The Walking Dead
The Whisperer War is over and — stop me if you’ve heard this before — the survivors are dealing with the aftermath of defeating a bunch of psychos. Peacetime is never really peaceful, though, is it? Almost like zombies have become more of a pest-control issue than an existential threat. What’s more troubling than the undead is a rise in extremist groups. Back in the day, maybe you’d find one band of lunatics per season that would deserve their own nickname. Now, the ink is barely dry on the Whisperers’ obituary and we’ve already got a new band of baddies to deal with: the Reapers. With Rick long gone, Jesus dead, and Michonne walking the earth like Kane in Kung Fu, who will lead our ragged band of heroes against yet … another … human … threat?
Well, duh — Maggie, of course. She returned just in time for the official season finale, but didn’t get much screen time (and when she did, let’s be honest, Mags was upstaged by the appearance of Hoodie Ninja in all his blade-swingin’ and Gabe-savin’ glory). But even with some new pals and the long awaited appearance of little Hershel, this first bonus episode is Maggie’s show from start to finish. It’s also a reminder that the leadership scales have tipped firmly toward the women in this world, which may be the only sliver of hope left to hold onto. (Save for Carol, of course, whose record on child protection is a real weak spot in her platform. She does deserve props for laying all of her Negan cards on the table with Maggie right away, though.)
There’s a nice bookend of moments in this episode as Maggie mentors two potential leaders of tomorrow. To start, she’s in the woods with Judith, bonding as survivors of familial loss and also as kick-ass ladies with cool hats. (Later on, she’ll do the same with Kelly, minus the chapeaus.) But those good vibes are shattered when Mags lays her eyes on Negan for the first time. Better than her if-looks-could-kill stare is Negan’s realization that his plans to rehab his image and perhaps live a normal, uncaged life is now in jeopardy.
Maggie’s rude homecoming continues at Hilltop, which is in shambles. Seems like Oceanside should be her backup plan — her kid loved her family’s place at the shore, plus no one there murdered her husband — but A-town it is, a move that even Maggie’s new ponytailed pal, Cole, questions. Hoodie Ninja also has an actual name, and that name is Elijah. (Let’s discuss for a moment: I don’t care how impractical it may be to wear lumberjack layers and a full face mask while roaming through the backwoods of Virginia. It’s just fun to be intrigued by a new character, much like when we first met Michonne and her pets way back when. I was also enjoying the big “Snake Eyes from G.I. Joe” energy he was giving off. Seeing he’s a very non-threatening guy with a very non-threatening name ruined that a bit, though I’m still mighty curious as to why he won’t — or can’t — speak and where he took that Big-Ass-Knife Wielding 101 course. Still, I was hoping there was at least a horrible zombie scar or some Post Malone tats under that mask.)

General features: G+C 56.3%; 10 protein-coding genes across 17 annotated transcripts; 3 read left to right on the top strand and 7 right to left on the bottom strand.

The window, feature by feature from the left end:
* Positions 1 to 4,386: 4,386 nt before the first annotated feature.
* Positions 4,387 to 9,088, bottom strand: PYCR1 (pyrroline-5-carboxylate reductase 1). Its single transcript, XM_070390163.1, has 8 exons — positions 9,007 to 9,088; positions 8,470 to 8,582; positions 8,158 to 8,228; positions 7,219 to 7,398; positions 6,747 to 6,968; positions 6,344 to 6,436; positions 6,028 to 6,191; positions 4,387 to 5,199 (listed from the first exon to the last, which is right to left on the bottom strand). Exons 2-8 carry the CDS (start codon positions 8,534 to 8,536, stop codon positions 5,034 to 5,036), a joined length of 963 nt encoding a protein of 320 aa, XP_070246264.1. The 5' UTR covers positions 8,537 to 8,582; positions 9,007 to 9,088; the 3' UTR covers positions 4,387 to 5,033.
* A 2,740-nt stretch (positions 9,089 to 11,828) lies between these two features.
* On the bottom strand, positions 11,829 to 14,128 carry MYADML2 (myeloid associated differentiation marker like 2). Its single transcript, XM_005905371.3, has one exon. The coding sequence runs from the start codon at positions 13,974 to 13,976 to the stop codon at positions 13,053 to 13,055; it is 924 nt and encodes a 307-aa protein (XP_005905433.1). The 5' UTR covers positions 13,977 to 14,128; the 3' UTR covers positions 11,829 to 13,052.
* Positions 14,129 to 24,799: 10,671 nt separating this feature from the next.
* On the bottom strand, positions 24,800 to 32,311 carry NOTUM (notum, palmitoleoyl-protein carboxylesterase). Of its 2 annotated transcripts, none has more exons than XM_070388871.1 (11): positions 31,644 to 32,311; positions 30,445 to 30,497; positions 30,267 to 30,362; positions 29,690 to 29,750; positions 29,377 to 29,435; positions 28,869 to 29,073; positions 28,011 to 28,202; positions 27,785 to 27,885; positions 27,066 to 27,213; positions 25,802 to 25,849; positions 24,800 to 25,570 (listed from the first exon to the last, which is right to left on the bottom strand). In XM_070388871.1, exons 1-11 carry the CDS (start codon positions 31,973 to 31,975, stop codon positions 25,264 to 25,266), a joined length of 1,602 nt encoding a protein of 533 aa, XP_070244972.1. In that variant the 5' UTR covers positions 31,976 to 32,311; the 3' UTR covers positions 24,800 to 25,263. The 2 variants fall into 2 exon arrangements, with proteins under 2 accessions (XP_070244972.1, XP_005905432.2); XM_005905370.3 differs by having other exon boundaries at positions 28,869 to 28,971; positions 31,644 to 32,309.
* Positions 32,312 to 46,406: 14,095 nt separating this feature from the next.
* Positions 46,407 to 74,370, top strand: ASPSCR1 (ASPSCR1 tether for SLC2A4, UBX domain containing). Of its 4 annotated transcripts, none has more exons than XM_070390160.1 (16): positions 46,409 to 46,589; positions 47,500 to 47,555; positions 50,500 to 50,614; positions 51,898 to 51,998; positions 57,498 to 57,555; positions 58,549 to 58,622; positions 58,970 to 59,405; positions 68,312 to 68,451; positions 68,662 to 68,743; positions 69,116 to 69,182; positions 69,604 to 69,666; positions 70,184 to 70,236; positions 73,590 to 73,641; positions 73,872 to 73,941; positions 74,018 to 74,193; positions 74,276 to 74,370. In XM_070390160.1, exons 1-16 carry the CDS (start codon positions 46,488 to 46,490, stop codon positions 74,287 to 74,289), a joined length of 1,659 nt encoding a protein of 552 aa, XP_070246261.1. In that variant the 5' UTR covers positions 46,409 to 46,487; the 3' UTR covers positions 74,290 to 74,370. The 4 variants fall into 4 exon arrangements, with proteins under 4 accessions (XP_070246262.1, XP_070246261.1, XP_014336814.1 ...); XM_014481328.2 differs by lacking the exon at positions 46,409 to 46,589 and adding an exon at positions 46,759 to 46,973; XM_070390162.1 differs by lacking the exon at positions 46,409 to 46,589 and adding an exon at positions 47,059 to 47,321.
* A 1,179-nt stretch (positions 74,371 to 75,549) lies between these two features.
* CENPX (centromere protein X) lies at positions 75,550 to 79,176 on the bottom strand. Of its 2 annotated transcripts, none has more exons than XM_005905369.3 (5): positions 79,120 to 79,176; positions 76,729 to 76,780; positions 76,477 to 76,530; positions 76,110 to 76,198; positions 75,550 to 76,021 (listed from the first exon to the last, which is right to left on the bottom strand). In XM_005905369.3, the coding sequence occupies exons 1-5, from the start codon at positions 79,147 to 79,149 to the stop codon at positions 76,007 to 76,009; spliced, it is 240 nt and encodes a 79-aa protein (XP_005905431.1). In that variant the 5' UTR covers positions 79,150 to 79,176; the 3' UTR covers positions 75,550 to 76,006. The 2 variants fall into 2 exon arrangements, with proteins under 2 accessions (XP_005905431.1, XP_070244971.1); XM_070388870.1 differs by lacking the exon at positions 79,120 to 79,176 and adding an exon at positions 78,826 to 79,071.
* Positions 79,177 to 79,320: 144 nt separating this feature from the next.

Before Maggie brings her new crew to A-town, she fills Daryl in on what the hell she’s been up to in the roughly seven years since she split with Georgie (remember her?) and the twins (remember those two??). Long story semi-short: their efforts to help others “would always go sideways,” whatever that means; they made it to Knoxville; Georgie and the Twins left for an unidentified city out west; their camp fell, so she hit up the family beach house with Hershel, found a new group, and that scene also went to shit. Maggie’s not ready to talk about those bad endings, which makes you wonder if she made some choices she now regrets. (Those years with Georgie are definitely not on her LinkedIn profile.) There’s a new hardness about Maggie, as if what she’s telling Daryl is only the tip of a nasty iceberg she’s trying to fully submerge. That includes the Reapers, who are responsible for chasing her people from their last home.
After a brief stay at the Six Flags of zombie shipping container storage lots — and c’mon, you knew that walker head would squeeze like a grape from the second they slammed it in the door — Mags and company find two charred bodies where the rest of her new crew and Hershel were supposed to be. (Sure sounded like she dropped an F-bomb while frantically surveying the scene, but my hearing is suspect — we’ll get to that soon). It’s the Reapers again, or apparently one lone Reaper with a knack for mayhem. In response, as usual, they decide to split the party because hey, safety in numbers is overrated as both a survival tool and a plot device. Kelly is also rather chill about going with Ponytail and the Mask, whom she met like five minutes ago.
Two more survivors from Maggie’s group are shot by the ghillie-suit-wearing Reaper sniper, who tosses Daryl aside like a rag doll and catches Mags in a snare. Just as it looks like this killing machine has the upper hand, Kelly’s crew saves the day with a well-placed arrow to his chest. Kudos to this guy for his dramatic flair when cornered: The Reaper drops his knife like a mic, grins, and mutters what sounded to me like a Native American chant but I’m told by the internets was actually the words “Pope marked you” in a British accent — all before pulling the pin on a grenade.
This leaves us with major questions. Who is this Pope? Why did he mark Maggie? How did they all survive that blast given how close they were to the Reaper? And forget this new threat and the ever-present danger of zombies — how will anyone survive the overwhelming cuteness that is Hershel with his little Glenn baseball cap? There’s also the matter of how Negan will survive Hurricane Maggie, which blows into A-town with force. Earlier, Carol says odds are against Maggie ever coming around on Negan. That’s a bet I wouldn’t take.